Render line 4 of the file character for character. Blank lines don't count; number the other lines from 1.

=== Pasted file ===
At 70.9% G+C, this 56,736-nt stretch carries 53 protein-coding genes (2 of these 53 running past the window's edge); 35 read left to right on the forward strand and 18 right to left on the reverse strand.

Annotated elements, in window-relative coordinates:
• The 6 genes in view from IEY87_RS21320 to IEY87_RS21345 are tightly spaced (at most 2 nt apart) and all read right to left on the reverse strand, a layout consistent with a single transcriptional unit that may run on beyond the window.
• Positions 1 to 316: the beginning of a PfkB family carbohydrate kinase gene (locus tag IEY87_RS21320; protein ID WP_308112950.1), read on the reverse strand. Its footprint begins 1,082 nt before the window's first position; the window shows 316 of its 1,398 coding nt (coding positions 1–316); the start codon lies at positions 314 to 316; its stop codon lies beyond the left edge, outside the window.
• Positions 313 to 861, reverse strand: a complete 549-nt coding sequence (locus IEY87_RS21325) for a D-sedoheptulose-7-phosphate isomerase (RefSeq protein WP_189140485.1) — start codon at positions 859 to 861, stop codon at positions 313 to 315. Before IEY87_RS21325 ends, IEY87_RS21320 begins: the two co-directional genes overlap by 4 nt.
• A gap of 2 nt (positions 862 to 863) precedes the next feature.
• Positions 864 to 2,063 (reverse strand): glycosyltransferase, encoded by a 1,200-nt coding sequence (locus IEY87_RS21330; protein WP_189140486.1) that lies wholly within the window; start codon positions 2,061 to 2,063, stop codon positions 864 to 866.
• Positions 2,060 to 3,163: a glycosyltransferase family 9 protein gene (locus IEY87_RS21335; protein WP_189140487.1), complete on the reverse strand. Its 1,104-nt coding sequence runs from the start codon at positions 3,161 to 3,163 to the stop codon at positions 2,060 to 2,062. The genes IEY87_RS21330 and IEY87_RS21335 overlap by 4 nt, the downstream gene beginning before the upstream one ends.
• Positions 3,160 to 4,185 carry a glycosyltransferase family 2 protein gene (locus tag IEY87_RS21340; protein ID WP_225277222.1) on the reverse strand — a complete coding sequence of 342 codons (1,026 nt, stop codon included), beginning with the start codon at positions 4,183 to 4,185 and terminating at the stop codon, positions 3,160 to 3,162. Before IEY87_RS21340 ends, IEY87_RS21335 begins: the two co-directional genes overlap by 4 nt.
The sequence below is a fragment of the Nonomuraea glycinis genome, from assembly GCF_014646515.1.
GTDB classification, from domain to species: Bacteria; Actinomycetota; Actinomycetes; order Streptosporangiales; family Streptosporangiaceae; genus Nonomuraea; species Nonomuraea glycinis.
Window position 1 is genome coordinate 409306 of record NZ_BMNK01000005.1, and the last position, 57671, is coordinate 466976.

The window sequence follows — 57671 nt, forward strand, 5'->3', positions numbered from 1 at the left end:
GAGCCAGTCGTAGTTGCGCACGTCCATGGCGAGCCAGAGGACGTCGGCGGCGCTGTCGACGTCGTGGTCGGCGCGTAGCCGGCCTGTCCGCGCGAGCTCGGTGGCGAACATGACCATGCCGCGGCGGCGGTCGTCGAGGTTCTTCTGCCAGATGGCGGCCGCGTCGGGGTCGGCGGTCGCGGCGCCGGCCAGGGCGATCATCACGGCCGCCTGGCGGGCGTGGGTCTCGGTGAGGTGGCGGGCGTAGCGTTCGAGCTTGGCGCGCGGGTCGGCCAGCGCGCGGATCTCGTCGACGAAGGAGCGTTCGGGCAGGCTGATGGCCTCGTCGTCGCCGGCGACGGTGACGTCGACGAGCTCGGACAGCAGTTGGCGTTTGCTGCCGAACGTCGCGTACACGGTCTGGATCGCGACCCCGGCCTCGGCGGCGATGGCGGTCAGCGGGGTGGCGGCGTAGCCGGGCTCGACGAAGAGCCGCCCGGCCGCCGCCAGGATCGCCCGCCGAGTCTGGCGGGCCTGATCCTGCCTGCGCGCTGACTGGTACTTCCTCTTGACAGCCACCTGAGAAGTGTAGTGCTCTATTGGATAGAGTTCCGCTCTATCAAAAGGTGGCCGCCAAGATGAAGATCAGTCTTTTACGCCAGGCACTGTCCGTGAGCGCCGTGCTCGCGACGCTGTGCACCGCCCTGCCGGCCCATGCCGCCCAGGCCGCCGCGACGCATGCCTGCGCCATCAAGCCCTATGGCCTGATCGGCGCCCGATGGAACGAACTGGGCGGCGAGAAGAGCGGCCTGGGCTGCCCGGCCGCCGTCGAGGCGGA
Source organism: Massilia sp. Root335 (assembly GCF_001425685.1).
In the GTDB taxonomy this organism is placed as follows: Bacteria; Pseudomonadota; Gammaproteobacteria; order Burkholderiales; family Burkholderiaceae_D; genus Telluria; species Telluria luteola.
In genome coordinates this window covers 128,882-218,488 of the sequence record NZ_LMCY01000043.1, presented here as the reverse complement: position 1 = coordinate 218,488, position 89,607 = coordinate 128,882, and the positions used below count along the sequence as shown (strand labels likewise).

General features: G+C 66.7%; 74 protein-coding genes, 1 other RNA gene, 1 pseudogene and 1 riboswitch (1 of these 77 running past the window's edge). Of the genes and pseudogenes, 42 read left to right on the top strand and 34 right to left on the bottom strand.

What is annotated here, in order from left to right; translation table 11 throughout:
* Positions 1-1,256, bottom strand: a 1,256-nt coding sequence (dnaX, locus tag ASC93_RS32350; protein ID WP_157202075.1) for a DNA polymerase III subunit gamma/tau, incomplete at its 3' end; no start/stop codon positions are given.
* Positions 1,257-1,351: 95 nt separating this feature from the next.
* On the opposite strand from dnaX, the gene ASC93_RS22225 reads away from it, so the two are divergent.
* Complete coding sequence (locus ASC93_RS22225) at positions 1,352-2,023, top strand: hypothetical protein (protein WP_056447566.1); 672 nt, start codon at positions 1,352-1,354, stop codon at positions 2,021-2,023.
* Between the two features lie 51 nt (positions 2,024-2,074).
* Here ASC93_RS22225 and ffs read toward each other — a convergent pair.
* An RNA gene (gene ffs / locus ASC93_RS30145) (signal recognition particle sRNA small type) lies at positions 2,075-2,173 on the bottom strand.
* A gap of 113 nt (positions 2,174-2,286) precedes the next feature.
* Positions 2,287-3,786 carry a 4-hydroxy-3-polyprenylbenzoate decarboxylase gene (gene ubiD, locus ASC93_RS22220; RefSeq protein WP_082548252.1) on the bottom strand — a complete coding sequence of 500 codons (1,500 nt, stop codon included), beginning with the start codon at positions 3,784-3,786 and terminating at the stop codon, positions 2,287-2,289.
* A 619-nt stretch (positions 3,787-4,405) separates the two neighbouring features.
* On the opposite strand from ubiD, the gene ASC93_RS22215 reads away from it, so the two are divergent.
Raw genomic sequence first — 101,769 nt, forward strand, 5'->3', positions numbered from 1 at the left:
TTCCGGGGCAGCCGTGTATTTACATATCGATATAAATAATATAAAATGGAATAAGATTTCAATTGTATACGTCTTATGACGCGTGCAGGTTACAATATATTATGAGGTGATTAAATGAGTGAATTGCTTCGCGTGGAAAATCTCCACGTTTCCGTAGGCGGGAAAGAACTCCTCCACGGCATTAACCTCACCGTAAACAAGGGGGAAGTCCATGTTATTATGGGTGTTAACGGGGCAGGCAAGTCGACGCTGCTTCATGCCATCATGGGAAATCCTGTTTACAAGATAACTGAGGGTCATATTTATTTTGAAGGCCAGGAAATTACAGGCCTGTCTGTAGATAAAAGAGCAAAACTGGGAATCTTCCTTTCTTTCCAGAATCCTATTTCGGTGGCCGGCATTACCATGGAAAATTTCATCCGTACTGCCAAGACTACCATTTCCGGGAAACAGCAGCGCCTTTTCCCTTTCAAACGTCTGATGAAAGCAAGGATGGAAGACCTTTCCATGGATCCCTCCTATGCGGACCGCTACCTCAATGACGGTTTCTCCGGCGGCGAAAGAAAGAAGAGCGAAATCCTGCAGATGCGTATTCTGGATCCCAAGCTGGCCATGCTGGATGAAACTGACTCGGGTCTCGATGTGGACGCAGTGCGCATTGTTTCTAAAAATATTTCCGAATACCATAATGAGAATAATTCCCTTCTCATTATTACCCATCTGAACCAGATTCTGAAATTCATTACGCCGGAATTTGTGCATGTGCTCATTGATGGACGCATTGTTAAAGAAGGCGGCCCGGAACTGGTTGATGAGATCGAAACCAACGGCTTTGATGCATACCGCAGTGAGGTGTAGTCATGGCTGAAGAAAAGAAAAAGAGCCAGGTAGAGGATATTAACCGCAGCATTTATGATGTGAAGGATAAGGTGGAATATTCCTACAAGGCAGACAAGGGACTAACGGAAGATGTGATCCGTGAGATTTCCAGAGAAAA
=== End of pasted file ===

• Positions 1 to 316: the beginning of a PfkB family carbohydrate kinase gene (locus tag IEY87_RS21320; protein ID WP_308112950.1), read on the reverse strand. Its footprint begins 1,082 nt before the window's first position; the window shows 316 of its 1,398 coding nt (coding positions 1–316); the start codon lies at positions 314 to 316; its stop codon lies beyond the left edge, outside the window.